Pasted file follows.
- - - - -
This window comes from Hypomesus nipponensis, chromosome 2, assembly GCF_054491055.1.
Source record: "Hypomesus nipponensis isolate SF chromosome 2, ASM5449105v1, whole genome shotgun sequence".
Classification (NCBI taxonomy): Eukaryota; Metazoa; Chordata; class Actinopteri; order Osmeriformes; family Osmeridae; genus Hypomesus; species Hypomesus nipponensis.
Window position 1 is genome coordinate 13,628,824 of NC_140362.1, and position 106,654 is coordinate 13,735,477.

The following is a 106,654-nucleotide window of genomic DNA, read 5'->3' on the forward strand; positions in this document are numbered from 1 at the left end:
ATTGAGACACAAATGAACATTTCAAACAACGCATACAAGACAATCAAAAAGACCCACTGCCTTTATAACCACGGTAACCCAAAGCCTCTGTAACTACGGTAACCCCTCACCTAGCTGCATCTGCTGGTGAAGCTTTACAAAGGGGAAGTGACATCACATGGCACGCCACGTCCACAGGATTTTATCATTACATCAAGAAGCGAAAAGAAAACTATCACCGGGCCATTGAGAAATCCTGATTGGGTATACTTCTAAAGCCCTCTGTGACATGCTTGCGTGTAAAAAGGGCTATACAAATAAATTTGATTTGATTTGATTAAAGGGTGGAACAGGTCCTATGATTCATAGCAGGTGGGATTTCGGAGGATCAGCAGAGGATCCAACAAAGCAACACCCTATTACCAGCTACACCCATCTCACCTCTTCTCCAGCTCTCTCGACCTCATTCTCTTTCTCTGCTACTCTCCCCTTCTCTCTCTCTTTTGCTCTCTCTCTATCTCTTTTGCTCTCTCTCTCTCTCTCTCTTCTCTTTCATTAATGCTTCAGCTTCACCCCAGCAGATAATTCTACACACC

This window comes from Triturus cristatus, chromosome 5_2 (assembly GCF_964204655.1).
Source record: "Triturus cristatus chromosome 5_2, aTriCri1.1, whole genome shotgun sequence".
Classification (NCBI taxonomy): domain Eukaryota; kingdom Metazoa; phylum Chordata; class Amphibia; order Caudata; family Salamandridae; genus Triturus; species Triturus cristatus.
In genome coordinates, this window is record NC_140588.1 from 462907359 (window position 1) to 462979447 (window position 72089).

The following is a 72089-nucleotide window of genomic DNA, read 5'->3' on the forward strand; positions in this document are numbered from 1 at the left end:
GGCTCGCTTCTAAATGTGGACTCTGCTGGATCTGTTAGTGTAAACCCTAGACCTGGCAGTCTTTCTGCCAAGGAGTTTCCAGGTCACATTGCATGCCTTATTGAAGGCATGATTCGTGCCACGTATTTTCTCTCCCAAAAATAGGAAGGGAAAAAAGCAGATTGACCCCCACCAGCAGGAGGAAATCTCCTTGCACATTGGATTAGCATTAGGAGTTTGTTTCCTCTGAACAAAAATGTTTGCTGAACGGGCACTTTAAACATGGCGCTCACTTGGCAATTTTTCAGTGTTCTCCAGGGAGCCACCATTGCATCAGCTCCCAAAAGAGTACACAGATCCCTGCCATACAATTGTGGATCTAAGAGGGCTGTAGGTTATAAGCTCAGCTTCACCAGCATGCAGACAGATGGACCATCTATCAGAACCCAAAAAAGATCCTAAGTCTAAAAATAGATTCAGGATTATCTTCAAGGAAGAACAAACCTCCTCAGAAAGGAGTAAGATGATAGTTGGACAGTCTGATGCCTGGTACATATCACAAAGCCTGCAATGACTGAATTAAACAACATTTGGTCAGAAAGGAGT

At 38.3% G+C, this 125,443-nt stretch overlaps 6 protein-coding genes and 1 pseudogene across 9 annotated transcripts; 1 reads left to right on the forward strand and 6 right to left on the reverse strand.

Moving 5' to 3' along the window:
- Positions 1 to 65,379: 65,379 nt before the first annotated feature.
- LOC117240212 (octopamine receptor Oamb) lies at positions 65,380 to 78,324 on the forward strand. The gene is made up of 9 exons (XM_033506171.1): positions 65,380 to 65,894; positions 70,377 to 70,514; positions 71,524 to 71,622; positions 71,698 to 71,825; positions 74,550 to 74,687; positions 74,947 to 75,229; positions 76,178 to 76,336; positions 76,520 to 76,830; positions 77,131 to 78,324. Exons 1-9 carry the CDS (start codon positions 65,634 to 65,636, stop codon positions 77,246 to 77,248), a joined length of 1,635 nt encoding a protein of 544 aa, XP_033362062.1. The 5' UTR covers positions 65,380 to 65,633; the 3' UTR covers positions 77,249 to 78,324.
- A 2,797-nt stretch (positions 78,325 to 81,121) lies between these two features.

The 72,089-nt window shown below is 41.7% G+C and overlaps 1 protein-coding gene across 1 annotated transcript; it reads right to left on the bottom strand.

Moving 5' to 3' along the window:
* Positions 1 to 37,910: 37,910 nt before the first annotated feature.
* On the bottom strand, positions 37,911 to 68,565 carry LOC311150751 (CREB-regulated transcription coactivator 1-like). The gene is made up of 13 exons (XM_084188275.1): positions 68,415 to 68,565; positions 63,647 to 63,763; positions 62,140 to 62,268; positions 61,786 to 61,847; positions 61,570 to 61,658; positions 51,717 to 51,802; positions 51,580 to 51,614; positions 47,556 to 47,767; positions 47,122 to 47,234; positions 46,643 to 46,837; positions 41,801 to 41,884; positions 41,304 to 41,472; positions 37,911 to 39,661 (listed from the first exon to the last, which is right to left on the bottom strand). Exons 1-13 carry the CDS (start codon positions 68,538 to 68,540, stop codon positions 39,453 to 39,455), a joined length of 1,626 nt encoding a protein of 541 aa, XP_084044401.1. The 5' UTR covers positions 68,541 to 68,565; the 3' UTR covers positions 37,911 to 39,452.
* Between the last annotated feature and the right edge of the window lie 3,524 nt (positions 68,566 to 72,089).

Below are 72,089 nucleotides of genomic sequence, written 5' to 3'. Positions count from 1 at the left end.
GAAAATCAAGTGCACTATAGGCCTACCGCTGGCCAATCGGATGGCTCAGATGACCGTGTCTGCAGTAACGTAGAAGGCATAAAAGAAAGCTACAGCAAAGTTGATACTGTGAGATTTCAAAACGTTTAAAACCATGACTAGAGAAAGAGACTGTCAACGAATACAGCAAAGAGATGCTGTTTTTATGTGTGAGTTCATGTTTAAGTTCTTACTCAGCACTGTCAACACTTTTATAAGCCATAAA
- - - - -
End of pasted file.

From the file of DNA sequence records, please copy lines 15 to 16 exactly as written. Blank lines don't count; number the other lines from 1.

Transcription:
- Positions 1 to 65,379: 65,379 nt before the first annotated feature.
- LOC117240212 (octopamine receptor Oamb) lies at positions 65,380 to 78,324 on the forward strand. The gene is made up of 9 exons (XM_033506171.1): positions 65,380 to 65,894; positions 70,377 to 70,514; positions 71,524 to 71,622; positions 71,698 to 71,825; positions 74,550 to 74,687; positions 74,947 to 75,229; positions 76,178 to 76,336; positions 76,520 to 76,830; positions 77,131 to 78,324. Exons 1-9 carry the CDS (start codon positions 65,634 to 65,636, stop codon positions 77,246 to 77,248), a joined length of 1,635 nt encoding a protein of 544 aa, XP_033362062.1. The 5' UTR covers positions 65,380 to 65,633; the 3' UTR covers positions 77,249 to 78,324.